As we age, problems can arise that require the intervention of not only our primary care physician or family doctor, but also those of specialty physicians like cardiologists, neurologists, orthopedists, geriatricians, and many others. With all of these specialists comes the potential for prescribing multiple medications. With each additional medications, the likelihood increases that you may experience a medication-related problem which may or may not be associated with your primary diagnosis or disease. The American Society of Consulting Pharmacists defines a Medication related problem as an “event or situation involving drug therapy that actually or potentially interferes with an optimum outcome for a specific patient.” In other words, the more medications you take, the more likely it is that the medicines will begin to interfere with each other and lower the effectiveness of the medicine. In this article, we will categorize the eight ways that prescribed drugs can cause medication-related problems. Using this information, you can then have a discussion with your doctor or pharmacist to review your current medications and make some decisions to appropriately decrease the number of medicines you should take. In many instances, you may find that minimal is healthier.
The following categories for Medication-related problems were adapted from the article “Seniors at Risk: Designing the System to Protect America’s Most Vulnerable Citizens from Medication-Related Problems” as developed by the American Society of Consultant Pharmacists at www.ascp.com Visit the website for more information and to obtain a copy of the article.
• A person may experience a medication-related problem when he/she has a medical condition that requires drug therapy, but is not receiving a drug for that condition. The person either may not know that he/she has the medical condition, or may know, but may not be able to afford the medication prescribed due to insurance or financial issues.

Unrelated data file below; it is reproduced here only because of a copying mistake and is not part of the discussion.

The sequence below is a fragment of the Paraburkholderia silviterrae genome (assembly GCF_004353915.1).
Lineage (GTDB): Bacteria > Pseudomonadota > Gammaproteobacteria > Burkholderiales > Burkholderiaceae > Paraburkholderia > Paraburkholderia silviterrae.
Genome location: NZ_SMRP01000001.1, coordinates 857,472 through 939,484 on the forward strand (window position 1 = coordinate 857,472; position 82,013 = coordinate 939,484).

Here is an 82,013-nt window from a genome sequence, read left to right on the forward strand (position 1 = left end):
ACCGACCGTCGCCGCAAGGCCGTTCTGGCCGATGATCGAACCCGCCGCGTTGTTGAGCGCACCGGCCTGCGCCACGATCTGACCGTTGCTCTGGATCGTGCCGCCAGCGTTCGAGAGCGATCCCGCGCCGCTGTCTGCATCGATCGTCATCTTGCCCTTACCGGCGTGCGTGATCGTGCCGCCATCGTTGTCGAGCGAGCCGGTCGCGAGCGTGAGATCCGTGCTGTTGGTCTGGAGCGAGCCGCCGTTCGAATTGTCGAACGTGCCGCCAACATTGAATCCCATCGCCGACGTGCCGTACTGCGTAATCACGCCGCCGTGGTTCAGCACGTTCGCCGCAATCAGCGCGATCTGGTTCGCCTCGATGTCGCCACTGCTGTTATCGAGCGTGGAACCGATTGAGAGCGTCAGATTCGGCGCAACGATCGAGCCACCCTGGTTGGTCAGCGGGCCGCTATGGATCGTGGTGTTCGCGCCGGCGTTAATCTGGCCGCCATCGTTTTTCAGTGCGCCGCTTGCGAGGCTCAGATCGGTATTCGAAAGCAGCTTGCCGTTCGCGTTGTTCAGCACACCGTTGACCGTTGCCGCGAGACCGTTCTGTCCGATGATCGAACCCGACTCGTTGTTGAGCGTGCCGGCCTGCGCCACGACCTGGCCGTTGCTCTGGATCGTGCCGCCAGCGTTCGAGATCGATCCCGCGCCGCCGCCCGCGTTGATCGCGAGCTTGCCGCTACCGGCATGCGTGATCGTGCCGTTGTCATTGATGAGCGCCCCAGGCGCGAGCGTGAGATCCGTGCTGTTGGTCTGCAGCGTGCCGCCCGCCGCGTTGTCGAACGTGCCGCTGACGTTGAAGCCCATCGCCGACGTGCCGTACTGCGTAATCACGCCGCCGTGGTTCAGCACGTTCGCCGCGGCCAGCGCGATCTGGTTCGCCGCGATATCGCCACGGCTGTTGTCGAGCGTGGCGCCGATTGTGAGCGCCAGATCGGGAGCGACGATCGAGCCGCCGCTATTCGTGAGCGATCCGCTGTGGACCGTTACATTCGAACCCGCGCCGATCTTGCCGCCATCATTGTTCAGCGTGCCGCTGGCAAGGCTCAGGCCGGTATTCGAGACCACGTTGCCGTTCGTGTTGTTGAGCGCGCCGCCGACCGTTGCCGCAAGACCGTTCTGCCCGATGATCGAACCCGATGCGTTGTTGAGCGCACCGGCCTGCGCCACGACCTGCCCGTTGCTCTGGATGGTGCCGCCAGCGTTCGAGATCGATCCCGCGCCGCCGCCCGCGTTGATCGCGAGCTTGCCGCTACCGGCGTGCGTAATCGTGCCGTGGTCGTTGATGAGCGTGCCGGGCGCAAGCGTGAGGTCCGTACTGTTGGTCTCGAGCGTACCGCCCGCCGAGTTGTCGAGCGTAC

• A person taking a medication for no medically valid condition can end up with a medication related problem by taking the drug.
• Medication-related problems can also develop from improper drug selection. This effect occurs when a person’s medical condition is being treated with the wrong drug or a drug that is not the most appropriate based on the special needs of the person.
• When a person with a medical condition is being treated with too much or too little of the correct medication, a problem is likely to occur.
• A person may have an adverse reaction to a medication. In the case of older adults, adverse drug reactions contribute to existing geriatric problems such as falls, urinary incontinence, constipation, and weight loss.
• A medication-related problem can also arise when a person has a medical condition that is the result of a drug interacting negatively with another food, drug, or laboratory test.
• A person may have a medical condition that is the result of not receiving a drug due to economic, psychological, sociological, or pharmaceutical reasons.
Your physician and pharmacist MUST be aware of all medications you are taking and all medical conditions that you have in order to optimize your drug treatment regime and avoid medication-related problems. Retirement and Assisted Living Community, like those of Retirement Unlimited, Inc., provide pharmacy and medical services to review drug treatments and help you optimize your health. Contact a Community nearest you for a tour or for more information.